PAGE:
Below we have a list of sales figures for several sales reps in a travel company. In just a few steps by applying the Total style helps the “Total” column of sales figures stand out.

Total cell style in Excel

Using a couple of Excel styles can make all the difference

1. Select the range of cells you wish to format. Goto the Home tab, then the Styles group. Then click on the “More” button the more button in Excel to expand the group. (for Excel 2013 & 2010 click on Cell Styles button, see the second screenshot below)

Using the Total cell style in Excel 2007

How to select Total option from style section

Using the Total cell style in Excel 2010

Selecting Cell Styles in Excel 2013 and 2010

2. Now within the Style options, under the section, “Titles and Headings” just select the Total option. The selected range of cells will now display the Total formatting.

In the example above, we also repeated these two steps for the row with “John”, and with one further twist, also included an additional style option under “Themed Cell Styles” which was to select a colour.

Tip: If you are experimenting with different styles you may wish to remove a cell style, to do this simply select the range of cells you wish to “reset”, then go to the Style group (within the Home tab) and select Normal from the “Normal, Bad, Good, Neutral” section.

how to remove a style in Excel

To remove a style, just hit the Normal button

What we have covered here is a simple demonstration of how using styles can lead to more engaging and professional-looking spreadsheets. You can even create your own custom cell styles which may contain multiple formatting options and can be a real time saver when dealing with similar spreadsheets.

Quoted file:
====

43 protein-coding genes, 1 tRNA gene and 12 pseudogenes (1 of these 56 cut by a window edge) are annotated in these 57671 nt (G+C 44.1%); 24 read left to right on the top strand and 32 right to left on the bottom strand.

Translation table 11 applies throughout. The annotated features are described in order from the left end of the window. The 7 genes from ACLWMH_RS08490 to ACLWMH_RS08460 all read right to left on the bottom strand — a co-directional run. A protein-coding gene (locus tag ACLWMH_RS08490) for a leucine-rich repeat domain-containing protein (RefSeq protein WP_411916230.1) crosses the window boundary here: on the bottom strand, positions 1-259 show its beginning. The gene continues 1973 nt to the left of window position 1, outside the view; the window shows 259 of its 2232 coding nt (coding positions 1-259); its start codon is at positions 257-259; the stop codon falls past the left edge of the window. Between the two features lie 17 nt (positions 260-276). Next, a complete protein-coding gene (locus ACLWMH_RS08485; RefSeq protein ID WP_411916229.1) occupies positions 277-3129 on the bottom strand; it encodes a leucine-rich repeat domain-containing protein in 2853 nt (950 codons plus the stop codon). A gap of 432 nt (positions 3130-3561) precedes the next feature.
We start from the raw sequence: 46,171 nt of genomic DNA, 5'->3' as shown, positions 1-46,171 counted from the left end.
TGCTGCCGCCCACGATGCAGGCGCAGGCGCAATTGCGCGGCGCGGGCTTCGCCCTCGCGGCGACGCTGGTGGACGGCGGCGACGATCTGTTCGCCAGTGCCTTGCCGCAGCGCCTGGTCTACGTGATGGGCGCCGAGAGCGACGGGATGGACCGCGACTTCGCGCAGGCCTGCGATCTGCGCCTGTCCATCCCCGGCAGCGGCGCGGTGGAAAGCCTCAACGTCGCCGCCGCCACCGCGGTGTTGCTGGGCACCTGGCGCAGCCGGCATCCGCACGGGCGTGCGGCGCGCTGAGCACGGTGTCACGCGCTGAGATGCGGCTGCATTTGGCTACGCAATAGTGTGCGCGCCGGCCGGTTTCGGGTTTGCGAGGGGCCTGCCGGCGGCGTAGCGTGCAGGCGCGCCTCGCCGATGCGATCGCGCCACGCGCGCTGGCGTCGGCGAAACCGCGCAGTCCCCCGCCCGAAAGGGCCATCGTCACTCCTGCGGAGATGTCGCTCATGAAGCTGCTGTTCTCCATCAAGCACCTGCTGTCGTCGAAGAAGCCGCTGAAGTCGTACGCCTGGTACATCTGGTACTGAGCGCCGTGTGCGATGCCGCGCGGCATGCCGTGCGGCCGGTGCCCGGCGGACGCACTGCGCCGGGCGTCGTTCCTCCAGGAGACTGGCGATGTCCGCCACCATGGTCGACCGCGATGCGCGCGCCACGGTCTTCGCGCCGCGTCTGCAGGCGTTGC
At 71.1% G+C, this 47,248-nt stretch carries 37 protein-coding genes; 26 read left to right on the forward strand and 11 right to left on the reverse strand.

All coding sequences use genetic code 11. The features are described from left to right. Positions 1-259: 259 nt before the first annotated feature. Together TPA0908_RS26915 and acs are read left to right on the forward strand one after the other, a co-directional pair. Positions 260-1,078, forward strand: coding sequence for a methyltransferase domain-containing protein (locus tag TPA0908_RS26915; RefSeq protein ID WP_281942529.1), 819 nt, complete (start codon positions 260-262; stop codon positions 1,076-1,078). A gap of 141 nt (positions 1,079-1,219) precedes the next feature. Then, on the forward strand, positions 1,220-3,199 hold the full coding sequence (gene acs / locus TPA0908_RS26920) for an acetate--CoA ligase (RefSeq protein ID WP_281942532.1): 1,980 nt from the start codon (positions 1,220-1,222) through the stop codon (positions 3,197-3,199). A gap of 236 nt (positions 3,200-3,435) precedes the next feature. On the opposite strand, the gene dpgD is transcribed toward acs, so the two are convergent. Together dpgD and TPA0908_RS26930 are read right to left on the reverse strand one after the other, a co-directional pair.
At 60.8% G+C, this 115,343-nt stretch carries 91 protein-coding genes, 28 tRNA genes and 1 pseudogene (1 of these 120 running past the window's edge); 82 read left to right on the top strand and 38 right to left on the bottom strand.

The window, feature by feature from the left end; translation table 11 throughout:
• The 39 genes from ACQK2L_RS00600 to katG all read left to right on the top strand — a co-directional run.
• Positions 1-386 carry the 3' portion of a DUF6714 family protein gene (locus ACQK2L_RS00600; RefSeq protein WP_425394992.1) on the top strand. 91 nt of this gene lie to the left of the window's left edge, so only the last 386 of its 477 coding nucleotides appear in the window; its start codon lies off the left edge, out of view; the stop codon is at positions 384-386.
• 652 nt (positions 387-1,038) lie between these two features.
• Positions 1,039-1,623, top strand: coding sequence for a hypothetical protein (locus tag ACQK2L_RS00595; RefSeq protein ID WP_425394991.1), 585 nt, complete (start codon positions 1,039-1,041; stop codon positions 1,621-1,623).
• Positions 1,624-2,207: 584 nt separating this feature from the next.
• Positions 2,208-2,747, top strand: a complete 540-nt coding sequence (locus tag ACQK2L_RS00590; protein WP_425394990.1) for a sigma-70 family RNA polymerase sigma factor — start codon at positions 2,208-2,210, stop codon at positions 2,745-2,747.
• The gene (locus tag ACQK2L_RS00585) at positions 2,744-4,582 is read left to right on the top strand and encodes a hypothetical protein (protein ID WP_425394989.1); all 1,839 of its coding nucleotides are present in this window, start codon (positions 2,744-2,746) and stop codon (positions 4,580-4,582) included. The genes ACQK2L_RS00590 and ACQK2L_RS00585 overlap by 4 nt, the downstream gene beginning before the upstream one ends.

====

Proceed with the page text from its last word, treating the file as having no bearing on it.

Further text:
Found this useful? Learn more about Excel cell styles:-

  • How To Use The Cell Styles Functionality In Excel 2010. Read more
  • How do you group a selection of styles on a workbook? Read more
  • A comprehensive guide to applying, creating and removing cell styles



How to calculate age from date of birth using Excel

An easy way on how to calculate the age from date of birth using Excel formula

Here we’ll look at how using the Today() function along with a less well known function, Datedif(), calculates the age from a date of birth. Even if this isn’t a pressing need of yours the example below is a handy demonstration of the usefulness of these two functions in an Excel formula to calculate age from a date of birth.

The following formula uses both these functions to achieve the desired result.

where “B4” is the actual cell containing the date of birth.

Here’s the formula in action.

How to calculate age from date of birth using Excel

Formula using the Datedif() & Today() functions